I'd say that the pronunciation differences are somewhat that between General American English and the maybe most known and spoken dialect from London, Estuary English. One of the biggest differences, for the people here who know a little bit about phonology and phonetics, is that Brazilian Portuguese is said to be a syllable-timed language. That is actually controversial, but, as a rule of thumb, we take our time to pronounce every single syllabe equally. Yes, we've got contractions, reductions, and all those stuff, but we don't have that rhythmic contrast from English, where content words are longer, clearer, or louder, and function words are shorter, less clear, or lower. That is one of the main things that indicate that someone speaking Brazilian Portuguese is not a native. On the other hand, European Portuguese is said to be, if not completely stress-timed, at least more than Brazilian Portuguese. That's why for us, Brazilians, it seems like Portuguese people 'eat' complete syllables almost all the time and, for them, it seems like we speak singing or slowly. It's not just a matter of how the Portuguese pronounce their syllable-ending S's (that Carioca people also do and my regional accent also does with S's that come before a T or a D only), or their syllable-ending flap R's (that Paulista/Southern people also do), or even some vowel differences; it's all about rhythm.
Besides a few words that are not the same, the only difference is the accent. Many people prefer learning brazilian portuguese because there are more brazilian than portuguese people on the world, so you're more likely to find a brazilian person to talk to, but you can choose whichever you want.
Well, so this is what I know:
FORMAL SPEECH: mostly similar, although some words and sentences might be different.
INFORMAL SPEECH: varies a lot, not only in vocabulary, but also in sentence building, between either side of the Atlantic. If you are getting in contact with Portuguese language videos, music, etc, this is probably what you are being exposed to, so I'd guess it matters.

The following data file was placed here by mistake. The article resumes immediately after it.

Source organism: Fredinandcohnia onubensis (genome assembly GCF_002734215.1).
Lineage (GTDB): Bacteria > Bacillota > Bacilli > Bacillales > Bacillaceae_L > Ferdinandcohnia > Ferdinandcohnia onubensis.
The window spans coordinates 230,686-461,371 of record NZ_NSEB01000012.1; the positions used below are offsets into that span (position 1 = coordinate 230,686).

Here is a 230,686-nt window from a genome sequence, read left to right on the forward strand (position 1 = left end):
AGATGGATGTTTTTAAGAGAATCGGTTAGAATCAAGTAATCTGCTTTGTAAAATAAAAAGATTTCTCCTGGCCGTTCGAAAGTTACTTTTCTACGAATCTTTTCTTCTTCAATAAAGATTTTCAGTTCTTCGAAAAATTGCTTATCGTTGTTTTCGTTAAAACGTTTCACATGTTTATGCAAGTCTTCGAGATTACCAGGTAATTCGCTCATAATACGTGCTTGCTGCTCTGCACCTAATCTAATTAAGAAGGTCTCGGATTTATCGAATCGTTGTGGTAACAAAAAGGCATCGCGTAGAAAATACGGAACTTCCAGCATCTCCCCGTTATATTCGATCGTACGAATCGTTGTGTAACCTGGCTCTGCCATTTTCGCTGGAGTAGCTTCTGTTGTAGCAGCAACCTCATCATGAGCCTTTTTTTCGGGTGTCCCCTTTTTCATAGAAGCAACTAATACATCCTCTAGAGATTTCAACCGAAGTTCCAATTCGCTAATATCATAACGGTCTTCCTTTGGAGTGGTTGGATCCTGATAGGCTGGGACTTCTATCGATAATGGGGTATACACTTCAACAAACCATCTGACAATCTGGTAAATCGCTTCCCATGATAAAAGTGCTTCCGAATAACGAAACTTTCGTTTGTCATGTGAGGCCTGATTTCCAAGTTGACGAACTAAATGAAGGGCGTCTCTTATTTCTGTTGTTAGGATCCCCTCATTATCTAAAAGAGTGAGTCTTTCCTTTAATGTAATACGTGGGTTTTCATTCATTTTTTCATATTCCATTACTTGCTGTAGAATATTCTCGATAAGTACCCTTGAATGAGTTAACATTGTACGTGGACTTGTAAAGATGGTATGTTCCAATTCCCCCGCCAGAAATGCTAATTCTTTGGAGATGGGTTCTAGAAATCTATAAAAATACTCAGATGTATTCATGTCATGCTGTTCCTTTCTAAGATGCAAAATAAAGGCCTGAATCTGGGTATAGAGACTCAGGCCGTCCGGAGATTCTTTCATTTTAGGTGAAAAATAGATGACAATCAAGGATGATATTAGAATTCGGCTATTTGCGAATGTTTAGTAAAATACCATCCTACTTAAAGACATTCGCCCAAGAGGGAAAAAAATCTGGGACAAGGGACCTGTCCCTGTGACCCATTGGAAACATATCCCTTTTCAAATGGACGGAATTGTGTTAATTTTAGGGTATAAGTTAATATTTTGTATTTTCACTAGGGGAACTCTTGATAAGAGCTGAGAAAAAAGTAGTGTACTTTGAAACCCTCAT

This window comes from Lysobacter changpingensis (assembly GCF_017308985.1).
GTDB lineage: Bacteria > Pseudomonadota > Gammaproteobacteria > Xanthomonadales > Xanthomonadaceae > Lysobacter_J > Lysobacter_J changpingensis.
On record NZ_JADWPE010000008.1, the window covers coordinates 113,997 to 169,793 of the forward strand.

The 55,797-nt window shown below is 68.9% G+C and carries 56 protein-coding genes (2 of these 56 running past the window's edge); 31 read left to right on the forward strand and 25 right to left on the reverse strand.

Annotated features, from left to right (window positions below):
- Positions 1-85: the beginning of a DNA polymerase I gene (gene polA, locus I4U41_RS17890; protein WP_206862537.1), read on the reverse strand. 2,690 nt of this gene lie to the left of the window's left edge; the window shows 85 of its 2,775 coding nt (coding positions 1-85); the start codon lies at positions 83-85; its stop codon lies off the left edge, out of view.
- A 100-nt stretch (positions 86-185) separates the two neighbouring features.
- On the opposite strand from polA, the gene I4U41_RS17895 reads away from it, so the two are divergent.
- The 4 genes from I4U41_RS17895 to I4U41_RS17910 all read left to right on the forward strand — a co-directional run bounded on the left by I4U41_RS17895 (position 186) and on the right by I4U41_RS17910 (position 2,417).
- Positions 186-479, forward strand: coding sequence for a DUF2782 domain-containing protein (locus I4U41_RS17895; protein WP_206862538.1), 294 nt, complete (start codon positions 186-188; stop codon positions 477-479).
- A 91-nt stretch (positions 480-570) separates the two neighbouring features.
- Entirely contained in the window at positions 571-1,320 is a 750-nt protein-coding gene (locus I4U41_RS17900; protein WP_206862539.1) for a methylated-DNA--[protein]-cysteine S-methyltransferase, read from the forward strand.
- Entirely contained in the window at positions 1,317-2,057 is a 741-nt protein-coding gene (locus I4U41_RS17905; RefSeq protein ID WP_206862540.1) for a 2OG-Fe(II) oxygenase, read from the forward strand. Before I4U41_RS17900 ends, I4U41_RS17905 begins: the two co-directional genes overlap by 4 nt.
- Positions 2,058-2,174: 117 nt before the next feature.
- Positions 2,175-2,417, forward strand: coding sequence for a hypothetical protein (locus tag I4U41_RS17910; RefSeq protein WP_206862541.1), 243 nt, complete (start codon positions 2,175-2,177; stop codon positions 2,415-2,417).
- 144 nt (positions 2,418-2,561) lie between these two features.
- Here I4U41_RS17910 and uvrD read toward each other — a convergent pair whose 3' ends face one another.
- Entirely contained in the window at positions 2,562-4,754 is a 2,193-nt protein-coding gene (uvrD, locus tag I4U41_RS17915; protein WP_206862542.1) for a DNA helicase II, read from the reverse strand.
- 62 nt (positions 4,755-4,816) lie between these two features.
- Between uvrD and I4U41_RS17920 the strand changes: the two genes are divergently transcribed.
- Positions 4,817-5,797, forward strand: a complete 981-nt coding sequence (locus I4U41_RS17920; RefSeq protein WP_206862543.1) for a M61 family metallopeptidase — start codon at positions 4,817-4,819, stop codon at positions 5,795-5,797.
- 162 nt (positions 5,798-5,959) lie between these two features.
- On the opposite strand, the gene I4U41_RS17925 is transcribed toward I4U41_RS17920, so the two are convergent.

The main difference, though, is PRONUNCIATION, or accent.
As in any language that is spoken in several parts of the world, there are many regional differences. Some people say that the actual differences between European and Brazilian Portuguese are about the same as the differences between British and American English, but I think there is a huge BUT there. And why is so? Because unlike American English Speakers, who are more or less used (from frequented exposition) to the British Accent, and vice versa, Brazilian Portuguese Speakers usually have not been exposed to Portuguese Portuguese as much as the other way around, and thus are more likely to have trouble understanding a Portuguese accent.
So, in deciding what accent to learn, I am obviously biased, but here are some point you might want to take into consideration:
1. Most Brazilians will have trouble understanding the Portuguese accent (but since Brazilian soap operas and music are popular overseas, the same is not necessarily true the other way around).
2. The VAST (really vast) majority of native Portuguese speakers are Brazilian. Since Brazil is bigger and richer than Portugal you are more likely to bump into a Br. Pt. speaker than a Portuguese one.
3. Brazil, like the US, is in the Americas.
But, on the other hand, Portugal is in Europe, so European Portuguese might be better if you want to go there.
Anyway, both are mutually understandable, and you cannot go too wrong on that choice.